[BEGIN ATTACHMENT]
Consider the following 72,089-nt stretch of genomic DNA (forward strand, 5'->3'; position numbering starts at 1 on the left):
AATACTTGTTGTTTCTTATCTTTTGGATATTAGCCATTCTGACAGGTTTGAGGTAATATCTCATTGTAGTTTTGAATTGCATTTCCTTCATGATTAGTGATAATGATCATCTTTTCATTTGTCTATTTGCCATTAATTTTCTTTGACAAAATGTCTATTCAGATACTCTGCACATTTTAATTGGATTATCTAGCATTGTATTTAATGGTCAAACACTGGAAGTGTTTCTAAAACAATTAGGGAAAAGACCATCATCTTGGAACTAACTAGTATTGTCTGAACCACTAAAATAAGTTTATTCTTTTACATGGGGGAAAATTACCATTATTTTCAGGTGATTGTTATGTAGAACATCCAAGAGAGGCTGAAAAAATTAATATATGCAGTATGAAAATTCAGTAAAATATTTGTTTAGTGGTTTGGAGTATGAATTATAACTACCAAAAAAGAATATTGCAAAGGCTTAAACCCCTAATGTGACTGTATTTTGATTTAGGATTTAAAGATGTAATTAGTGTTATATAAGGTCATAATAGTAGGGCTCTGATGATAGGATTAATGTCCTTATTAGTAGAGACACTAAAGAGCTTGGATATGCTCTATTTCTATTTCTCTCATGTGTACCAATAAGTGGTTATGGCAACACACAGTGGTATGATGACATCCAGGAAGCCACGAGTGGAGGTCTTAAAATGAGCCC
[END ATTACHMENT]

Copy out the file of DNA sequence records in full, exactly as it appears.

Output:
Consider the following 72,089-nt stretch of genomic DNA (forward strand, 5'->3'; position numbering starts at 1 on the left):
AATACTTGTTGTTTCTTATCTTTTGGATATTAGCCATTCTGACAGGTTTGAGGTAATATCTCATTGTAGTTTTGAATTGCATTTCCTTCATGATTAGTGATAATGATCATCTTTTCATTTGTCTATTTGCCATTAATTTTCTTTGACAAAATGTCTATTCAGATACTCTGCACATTTTAATTGGATTATCTAGCATTGTATTTAATGGTCAAACACTGGAAGTGTTTCTAAAACAATTAGGGAAAAGACCATCATCTTGGAACTAACTAGTATTGTCTGAACCACTAAAATAAGTTTATTCTTTTACATGGGGGAAAATTACCATTATTTTCAGGTGATTGTTATGTAGAACATCCAAGAGAGGCTGAAAAAATTAATATATGCAGTATGAAAATTCAGTAAAATATTTGTTTAGTGGTTTGGAGTATGAATTATAACTACCAAAAAAGAATATTGCAAAGGCTTAAACCCCTAATGTGACTGTATTTTGATTTAGGATTTAAAGATGTAATTAGTGTTATATAAGGTCATAATAGTAGGGCTCTGATGATAGGATTAATGTCCTTATTAGTAGAGACACTAAAGAGCTTGGATATGCTCTATTTCTATTTCTCTCATGTGTACCAATAAGTGGTTATGGCAACACACAGTGGTATGATGACATCCAGGAAGCCACGAGTGGAGGTCTTAAAATGAGCCC